Ooooh and let's talk about the glossing over here. Let's leave aside the inaccurate portrayal of Spartan government, because actually what they've got wrong isn't all that important, and because no one is really sure what the Ephors actually did. Let's look instead at the racism and misogyny. And the pro-Euthanasia. 'Aint it lovely? Fuckers.

Scene 4: Leonidas sits up at night, wondering what he should do. He has sex with his wife, so we can be sure that despite the dripping homoeroticism, he's not gay. His wife, the only speaking female in the film other than the prophetess, shows us her boobs. Leonidas decides to get around the Ephors' decision by taking 300 followers, and going to Thermopylae, a narrow pass where Persian numbers will count for nothing, and having a big scrap with them. His side-kicks are introduced, including an old friend who's brought his young son on this suicide mission. On the way north, they pick up some non-Spartan, Lesser Greeks. These guys are not very buff. The Spartans mock them for having jobs other than soldiers. Because soldiers are the best type of people, presumably. They also encounter a bunch of people slaughtered by the Persian Immortals: Xerxes' personal guard. The dead include a blond, blue-eyed Aryan boy. Those meanies with their dark skin tones and foreign ways!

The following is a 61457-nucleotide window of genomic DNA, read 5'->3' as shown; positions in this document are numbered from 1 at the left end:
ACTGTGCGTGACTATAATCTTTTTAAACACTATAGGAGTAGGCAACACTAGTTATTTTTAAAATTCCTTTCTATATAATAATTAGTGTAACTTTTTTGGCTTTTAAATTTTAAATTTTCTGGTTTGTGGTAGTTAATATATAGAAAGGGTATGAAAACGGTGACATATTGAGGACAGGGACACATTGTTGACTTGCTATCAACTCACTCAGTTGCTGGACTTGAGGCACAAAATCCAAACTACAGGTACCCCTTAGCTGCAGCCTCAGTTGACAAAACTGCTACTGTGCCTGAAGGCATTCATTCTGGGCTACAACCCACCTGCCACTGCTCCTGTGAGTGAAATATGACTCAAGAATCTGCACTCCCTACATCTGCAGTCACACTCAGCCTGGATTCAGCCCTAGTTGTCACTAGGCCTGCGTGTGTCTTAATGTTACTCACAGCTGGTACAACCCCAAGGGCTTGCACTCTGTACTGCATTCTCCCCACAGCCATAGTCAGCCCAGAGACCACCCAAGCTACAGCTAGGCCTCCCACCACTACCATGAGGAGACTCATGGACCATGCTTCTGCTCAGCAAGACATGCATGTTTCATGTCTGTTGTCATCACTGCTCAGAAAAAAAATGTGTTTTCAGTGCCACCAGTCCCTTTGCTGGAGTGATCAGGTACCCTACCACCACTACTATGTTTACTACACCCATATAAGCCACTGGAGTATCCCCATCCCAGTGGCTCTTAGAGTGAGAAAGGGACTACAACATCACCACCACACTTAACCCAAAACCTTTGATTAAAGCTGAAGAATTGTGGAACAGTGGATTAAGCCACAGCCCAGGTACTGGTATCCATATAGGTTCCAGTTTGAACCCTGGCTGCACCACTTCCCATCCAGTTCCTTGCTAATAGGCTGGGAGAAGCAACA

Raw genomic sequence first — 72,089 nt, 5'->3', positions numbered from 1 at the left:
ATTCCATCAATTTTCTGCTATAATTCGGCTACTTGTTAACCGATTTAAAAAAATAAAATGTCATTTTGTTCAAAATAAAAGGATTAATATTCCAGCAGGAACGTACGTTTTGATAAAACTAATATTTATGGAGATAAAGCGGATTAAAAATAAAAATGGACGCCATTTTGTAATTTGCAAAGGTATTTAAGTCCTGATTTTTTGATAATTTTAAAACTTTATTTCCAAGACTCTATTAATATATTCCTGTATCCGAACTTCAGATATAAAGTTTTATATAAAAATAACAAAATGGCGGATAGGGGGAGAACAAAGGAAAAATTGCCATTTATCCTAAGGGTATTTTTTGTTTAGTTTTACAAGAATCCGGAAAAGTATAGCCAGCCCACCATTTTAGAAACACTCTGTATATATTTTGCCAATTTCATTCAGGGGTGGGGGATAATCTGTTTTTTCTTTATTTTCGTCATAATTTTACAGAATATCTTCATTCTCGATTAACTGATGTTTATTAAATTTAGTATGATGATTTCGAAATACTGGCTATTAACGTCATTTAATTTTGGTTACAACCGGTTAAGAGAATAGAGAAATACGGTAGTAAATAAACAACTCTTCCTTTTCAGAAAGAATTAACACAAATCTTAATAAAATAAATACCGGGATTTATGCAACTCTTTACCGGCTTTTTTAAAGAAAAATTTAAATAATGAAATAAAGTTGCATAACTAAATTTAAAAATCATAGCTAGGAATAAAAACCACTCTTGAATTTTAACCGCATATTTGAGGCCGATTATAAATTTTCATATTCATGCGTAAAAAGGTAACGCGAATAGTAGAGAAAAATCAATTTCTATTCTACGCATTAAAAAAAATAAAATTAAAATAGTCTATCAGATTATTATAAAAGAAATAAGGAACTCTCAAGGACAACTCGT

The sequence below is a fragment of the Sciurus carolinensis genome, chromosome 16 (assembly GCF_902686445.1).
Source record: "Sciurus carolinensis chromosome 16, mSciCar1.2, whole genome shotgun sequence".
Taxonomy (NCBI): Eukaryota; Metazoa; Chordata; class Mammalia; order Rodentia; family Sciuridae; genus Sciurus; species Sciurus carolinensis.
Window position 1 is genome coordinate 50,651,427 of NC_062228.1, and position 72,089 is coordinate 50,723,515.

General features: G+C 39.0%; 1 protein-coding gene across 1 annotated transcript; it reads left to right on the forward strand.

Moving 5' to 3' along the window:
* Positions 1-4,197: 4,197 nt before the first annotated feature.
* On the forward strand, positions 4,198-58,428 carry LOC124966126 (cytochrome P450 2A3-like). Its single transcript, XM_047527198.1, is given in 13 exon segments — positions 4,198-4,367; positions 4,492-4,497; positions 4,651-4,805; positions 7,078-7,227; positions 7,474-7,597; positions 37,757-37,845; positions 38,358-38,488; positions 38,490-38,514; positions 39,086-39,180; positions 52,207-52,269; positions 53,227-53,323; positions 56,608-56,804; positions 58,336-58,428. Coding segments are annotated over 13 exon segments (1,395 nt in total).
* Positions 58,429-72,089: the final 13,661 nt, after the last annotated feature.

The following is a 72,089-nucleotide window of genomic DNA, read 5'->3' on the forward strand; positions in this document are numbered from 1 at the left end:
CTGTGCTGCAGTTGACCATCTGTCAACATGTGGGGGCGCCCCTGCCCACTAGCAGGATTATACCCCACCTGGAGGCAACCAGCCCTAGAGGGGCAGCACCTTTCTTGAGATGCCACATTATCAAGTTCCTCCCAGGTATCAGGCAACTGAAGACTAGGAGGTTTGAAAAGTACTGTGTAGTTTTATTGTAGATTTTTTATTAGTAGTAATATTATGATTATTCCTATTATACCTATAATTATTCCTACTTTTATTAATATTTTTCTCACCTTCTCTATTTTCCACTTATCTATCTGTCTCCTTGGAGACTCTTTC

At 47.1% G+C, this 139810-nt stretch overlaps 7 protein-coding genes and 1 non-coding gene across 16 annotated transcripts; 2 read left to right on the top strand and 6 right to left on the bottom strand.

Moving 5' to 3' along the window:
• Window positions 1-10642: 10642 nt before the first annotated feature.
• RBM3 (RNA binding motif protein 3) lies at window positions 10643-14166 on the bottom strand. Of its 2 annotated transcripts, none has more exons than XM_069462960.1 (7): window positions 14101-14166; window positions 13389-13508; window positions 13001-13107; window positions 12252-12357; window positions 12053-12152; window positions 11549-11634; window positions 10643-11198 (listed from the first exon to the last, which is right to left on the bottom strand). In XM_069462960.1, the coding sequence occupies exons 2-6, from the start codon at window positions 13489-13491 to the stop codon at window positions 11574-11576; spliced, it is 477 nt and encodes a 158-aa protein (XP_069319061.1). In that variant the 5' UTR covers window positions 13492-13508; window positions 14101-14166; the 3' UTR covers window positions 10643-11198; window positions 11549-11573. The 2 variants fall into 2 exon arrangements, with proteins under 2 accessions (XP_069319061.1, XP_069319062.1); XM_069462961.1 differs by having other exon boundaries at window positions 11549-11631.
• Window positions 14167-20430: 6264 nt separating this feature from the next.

Let me take this opportunity to point out that we have now seen the boobs of every speaking female character in this film. We will see the boobs of almost every female extra too. This never serves the plot... just the titillation of the audience. Personally, I'd like the film-makers to show me more respect than that, but maybe I'm unusual.